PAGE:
When our employees access private property, some people question their credentials – with good reason. Scammers and thieves have been known to impersonate utility workers.
But many such visits are legitimate and legal. Under UniSource’s Rules and Regulations and Arizona law ARS 40-431, our technicians, troublemen, linemen, line locators and metering technicians must be granted access to private property during reasonable hours to perform duties that ensure safe, reliable service.
Our employees may need access to your property to read, maintain or exchange our electric or gas meters or to locate and mark underground electrical and gas facilities as requested by the Arizona 811 center.
Other times, our crews are investigating reports of downed power lines, outages, voltage quality or damage to our equipment or making equipment repairs or upgrades. Gas technicians might need to check for gas leaks in lines or meters or respond to emergency calls from customers.
For your safety and ours, here’s how you can identify our employees:
- Look for the UniSource logo on the person’s clothing, safety equipment and vehicle. Sometimes, but not always, our crews carry special electrical equipment and tools or are wearing a safety vest.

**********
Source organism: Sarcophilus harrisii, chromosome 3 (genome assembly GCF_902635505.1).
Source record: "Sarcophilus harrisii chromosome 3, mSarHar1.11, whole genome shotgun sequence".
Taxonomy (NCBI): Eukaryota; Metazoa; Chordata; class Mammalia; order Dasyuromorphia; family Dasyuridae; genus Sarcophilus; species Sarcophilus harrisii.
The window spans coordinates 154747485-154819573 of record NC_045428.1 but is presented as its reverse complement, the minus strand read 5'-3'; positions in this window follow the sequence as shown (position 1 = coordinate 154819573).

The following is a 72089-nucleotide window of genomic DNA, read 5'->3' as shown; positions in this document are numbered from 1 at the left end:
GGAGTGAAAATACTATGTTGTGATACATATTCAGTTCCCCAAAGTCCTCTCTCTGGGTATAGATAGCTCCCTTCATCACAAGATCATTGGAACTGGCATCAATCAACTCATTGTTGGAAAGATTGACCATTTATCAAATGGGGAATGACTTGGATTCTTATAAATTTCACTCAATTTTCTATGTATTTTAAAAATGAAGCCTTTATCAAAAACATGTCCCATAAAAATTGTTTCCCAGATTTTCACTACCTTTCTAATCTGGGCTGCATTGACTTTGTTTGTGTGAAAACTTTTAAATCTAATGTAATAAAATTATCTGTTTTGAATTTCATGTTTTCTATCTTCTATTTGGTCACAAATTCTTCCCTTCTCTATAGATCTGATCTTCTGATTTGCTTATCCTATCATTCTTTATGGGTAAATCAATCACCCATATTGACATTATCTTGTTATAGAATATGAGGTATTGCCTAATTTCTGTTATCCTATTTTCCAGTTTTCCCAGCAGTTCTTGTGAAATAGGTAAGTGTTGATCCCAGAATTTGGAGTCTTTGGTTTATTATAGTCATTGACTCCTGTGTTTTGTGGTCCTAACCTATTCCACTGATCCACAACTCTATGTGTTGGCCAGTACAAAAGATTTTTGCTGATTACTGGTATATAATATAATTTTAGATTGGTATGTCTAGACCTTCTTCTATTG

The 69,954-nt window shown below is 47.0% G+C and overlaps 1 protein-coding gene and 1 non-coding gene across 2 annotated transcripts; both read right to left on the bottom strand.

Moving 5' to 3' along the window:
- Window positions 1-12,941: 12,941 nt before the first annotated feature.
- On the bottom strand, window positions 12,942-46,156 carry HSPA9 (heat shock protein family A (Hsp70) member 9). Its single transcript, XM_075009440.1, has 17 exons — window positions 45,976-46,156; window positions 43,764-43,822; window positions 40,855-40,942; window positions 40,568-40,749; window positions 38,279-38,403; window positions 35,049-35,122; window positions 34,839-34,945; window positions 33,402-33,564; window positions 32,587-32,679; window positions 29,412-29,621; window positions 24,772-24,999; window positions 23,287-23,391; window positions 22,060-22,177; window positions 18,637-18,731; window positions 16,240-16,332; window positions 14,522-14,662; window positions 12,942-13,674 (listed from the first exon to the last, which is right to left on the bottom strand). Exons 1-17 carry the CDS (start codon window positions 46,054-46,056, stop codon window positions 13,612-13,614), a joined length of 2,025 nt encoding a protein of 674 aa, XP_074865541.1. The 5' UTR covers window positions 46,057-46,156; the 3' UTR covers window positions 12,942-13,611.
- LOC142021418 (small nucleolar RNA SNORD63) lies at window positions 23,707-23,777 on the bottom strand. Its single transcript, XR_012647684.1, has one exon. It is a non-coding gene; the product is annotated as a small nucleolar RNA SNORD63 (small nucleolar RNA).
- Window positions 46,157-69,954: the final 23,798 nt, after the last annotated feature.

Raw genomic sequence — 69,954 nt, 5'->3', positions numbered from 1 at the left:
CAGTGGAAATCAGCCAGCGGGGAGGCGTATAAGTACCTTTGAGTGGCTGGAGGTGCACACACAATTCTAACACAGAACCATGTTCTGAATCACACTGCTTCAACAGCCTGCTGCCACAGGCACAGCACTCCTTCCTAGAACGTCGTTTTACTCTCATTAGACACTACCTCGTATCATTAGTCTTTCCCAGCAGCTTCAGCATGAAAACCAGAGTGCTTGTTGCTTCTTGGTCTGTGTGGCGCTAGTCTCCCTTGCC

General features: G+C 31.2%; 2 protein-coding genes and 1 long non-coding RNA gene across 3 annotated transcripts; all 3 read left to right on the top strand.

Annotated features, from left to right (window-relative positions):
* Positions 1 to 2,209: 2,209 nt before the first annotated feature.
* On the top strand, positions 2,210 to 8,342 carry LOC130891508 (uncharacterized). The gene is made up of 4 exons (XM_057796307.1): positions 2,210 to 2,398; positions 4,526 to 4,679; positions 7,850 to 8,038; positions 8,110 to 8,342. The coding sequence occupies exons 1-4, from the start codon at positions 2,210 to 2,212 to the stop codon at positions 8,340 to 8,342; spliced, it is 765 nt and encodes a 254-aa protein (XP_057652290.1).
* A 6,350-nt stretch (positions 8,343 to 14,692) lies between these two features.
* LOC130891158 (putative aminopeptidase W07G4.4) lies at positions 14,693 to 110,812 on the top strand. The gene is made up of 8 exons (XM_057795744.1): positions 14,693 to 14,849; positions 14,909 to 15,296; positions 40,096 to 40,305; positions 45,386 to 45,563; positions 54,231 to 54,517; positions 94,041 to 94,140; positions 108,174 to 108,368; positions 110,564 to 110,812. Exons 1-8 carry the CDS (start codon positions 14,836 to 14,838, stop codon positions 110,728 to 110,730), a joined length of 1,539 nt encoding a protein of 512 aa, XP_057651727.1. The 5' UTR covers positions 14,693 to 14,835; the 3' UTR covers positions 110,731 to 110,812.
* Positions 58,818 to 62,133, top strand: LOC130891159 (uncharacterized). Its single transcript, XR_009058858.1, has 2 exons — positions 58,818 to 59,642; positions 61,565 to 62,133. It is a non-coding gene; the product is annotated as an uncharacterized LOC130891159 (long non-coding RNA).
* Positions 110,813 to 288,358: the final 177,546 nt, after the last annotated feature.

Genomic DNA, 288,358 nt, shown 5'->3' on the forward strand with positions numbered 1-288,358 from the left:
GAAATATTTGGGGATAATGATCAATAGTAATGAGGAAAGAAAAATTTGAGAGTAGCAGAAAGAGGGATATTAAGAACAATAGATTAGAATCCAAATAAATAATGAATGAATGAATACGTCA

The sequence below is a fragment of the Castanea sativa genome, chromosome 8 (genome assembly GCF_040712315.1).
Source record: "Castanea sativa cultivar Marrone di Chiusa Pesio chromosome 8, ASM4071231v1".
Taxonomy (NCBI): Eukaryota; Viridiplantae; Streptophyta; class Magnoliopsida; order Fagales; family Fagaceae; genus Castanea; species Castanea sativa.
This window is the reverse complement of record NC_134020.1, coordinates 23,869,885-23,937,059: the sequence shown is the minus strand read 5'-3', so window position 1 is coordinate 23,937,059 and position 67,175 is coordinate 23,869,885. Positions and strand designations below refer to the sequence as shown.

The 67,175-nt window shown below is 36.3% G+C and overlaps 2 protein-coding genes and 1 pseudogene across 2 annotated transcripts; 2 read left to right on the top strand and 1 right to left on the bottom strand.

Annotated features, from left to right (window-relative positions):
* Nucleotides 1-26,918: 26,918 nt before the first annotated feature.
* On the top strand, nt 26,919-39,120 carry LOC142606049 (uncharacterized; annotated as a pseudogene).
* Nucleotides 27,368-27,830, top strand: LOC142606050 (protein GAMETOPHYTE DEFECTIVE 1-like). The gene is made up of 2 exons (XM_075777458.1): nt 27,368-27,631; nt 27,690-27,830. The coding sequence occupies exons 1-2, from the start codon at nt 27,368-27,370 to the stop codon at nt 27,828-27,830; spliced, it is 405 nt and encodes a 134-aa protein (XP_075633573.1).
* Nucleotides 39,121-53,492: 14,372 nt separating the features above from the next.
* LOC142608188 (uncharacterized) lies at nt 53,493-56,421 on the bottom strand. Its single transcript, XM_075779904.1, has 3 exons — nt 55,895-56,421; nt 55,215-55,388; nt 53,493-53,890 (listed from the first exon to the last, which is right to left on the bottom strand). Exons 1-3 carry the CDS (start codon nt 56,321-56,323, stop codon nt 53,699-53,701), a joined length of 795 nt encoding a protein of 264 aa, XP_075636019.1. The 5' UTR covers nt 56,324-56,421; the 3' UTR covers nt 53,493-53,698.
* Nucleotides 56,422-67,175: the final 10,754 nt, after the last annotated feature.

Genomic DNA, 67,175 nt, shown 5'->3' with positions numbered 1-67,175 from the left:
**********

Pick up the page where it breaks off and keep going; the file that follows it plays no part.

- Ask the reason for their visit and to see their identification. All UniSource employees must show their ID badge upon request. To protect our employees’ privacy, their names will not be shown on the badge.
- Call UniSource Customer Care directly at 877-837-4968 to verify whether crews are working nearby, or to verify the number displayed on a vehicle bearing our logo.
“Our employees will always identify themselves as company representatives and explain a reason for their visit. We will never solicit any type of sales or ask customers for any personal information,” said Amanda Rivero, Transmission & Distribution & Customer Service Supervisor.
All company vehicles display the UniSource logo along with a vehicle number. “When in doubt, customers are encouraged to call us and we can verify service at that location.”
Rivero noted that in most cases UniSource will attempt to provide advance notice of our visit when a meter is being exchanged. This is common if we need to shut off gas service and enter the home to check gas appliances before gas service is restored.
“Customers will receive a call and postcards by mail from us letting them know about the work and that they may experience a brief outage during the exchange,” Rivero said. However, some priority work does not allow for advanced notice and that is when you should contact us to verify our employees are working in their area.”
To learn more about how you can protect yourself against scammers, visit https://www.uesaz.com/field-workers/.